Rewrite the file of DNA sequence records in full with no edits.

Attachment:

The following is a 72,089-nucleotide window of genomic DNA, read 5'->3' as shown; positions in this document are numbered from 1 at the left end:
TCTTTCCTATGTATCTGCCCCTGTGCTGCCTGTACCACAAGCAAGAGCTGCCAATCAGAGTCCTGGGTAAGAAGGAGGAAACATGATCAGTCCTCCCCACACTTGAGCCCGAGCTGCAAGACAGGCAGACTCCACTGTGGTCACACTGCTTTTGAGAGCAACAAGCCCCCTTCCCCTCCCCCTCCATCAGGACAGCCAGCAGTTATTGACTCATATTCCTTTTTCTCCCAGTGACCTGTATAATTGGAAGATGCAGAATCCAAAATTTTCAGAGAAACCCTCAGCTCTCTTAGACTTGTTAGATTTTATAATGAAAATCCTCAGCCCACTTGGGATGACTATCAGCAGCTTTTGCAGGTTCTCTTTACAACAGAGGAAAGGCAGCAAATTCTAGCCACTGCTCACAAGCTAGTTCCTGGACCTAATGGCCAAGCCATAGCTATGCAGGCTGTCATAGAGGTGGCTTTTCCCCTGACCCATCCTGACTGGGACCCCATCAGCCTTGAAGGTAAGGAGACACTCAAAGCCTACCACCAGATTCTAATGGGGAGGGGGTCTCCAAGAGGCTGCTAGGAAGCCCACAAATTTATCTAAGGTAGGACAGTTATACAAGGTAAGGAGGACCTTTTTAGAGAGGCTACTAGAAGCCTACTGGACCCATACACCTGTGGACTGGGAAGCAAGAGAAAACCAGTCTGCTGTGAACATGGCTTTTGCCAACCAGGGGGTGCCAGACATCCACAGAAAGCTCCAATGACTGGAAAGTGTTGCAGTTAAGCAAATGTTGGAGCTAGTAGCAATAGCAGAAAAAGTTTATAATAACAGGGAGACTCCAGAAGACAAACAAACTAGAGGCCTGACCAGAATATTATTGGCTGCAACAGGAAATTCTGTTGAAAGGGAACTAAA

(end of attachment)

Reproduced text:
The following is a 72,089-nucleotide window of genomic DNA, read 5'->3' as shown; positions in this document are numbered from 1 at the left end:
TCTTTCCTATGTATCTGCCCCTGTGCTGCCTGTACCACAAGCAAGAGCTGCCAATCAGAGTCCTGGGTAAGAAGGAGGAAACATGATCAGTCCTCCCCACACTTGAGCCCGAGCTGCAAGACAGGCAGACTCCACTGTGGTCACACTGCTTTTGAGAGCAACAAGCCCCCTTCCCCTCCCCCTCCATCAGGACAGCCAGCAGTTATTGACTCATATTCCTTTTTCTCCCAGTGACCTGTATAATTGGAAGATGCAGAATCCAAAATTTTCAGAGAAACCCTCAGCTCTCTTAGACTTGTTAGATTTTATAATGAAAATCCTCAGCCCACTTGGGATGACTATCAGCAGCTTTTGCAGGTTCTCTTTACAACAGAGGAAAGGCAGCAAATTCTAGCCACTGCTCACAAGCTAGTTCCTGGACCTAATGGCCAAGCCATAGCTATGCAGGCTGTCATAGAGGTGGCTTTTCCCCTGACCCATCCTGACTGGGACCCCATCAGCCTTGAAGGTAAGGAGACACTCAAAGCCTACCACCAGATTCTAATGGGGAGGGGGTCTCCAAGAGGCTGCTAGGAAGCCCACAAATTTATCTAAGGTAGGACAGTTATACAAGGTAAGGAGGACCTTTTTAGAGAGGCTACTAGAAGCCTACTGGACCCATACACCTGTGGACTGGGAAGCAAGAGAAAACCAGTCTGCTGTGAACATGGCTTTTGCCAACCAGGGGGTGCCAGACATCCACAGAAAGCTCCAATGACTGGAAAGTGTTGCAGTTAAGCAAATGTTGGAGCTAGTAGCAATAGCAGAAAAAGTTTATAATAACAGGGAGACTCCAGAAGACAAACAAACTAGAGGCCTGACCAGAATATTATTGGCTGCAACAGGAAATTCTGTTGAAAGGGAACTAAA